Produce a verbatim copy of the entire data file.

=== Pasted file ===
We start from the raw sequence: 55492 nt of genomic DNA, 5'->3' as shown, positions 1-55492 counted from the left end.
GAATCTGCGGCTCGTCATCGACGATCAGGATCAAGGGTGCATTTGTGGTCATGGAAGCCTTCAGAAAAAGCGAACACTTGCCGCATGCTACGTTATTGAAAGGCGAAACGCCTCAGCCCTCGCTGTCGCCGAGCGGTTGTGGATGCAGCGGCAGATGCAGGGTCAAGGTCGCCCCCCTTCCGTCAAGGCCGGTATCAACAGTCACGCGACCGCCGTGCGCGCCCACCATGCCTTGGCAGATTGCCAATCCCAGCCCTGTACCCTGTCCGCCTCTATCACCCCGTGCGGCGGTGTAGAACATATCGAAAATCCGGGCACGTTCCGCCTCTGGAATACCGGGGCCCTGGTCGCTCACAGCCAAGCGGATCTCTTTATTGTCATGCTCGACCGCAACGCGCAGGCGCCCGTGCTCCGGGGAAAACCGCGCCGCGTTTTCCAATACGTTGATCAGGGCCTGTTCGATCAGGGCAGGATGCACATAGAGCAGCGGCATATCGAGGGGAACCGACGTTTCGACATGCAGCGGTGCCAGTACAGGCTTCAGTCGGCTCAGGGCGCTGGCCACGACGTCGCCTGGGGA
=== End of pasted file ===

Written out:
We start from the raw sequence: 55492 nt of genomic DNA, 5'->3' as shown, positions 1-55492 counted from the left end.
GAATCTGCGGCTCGTCATCGACGATCAGGATCAAGGGTGCATTTGTGGTCATGGAAGCCTTCAGAAAAAGCGAACACTTGCCGCATGCTACGTTATTGAAAGGCGAAACGCCTCAGCCCTCGCTGTCGCCGAGCGGTTGTGGATGCAGCGGCAGATGCAGGGTCAAGGTCGCCCCCCTTCCGTCAAGGCCGGTATCAACAGTCACGCGACCGCCGTGCGCGCCCACCATGCCTTGGCAGATTGCCAATCCCAGCCCTGTACCCTGTCCGCCTCTATCACCCCGTGCGGCGGTGTAGAACATATCGAAAATCCGGGCACGTTCCGCCTCTGGAATACCGGGGCCCTGGTCGCTCACAGCCAAGCGGATCTCTTTATTGTCATGCTCGACCGCAACGCGCAGGCGCCCGTGCTCCGGGGAAAACCGCGCCGCGTTTTCCAATACGTTGATCAGGGCCTGTTCGATCAGGGCAGGATGCACATAGAGCAGCGGCATATCGAGGGGAACCGACGTTTCGACATGCAGCGGTGCCAGTACAGGCTTCAGTCGGCTCAGGGCGCTGGCCACGACGTCGCCTGGGGA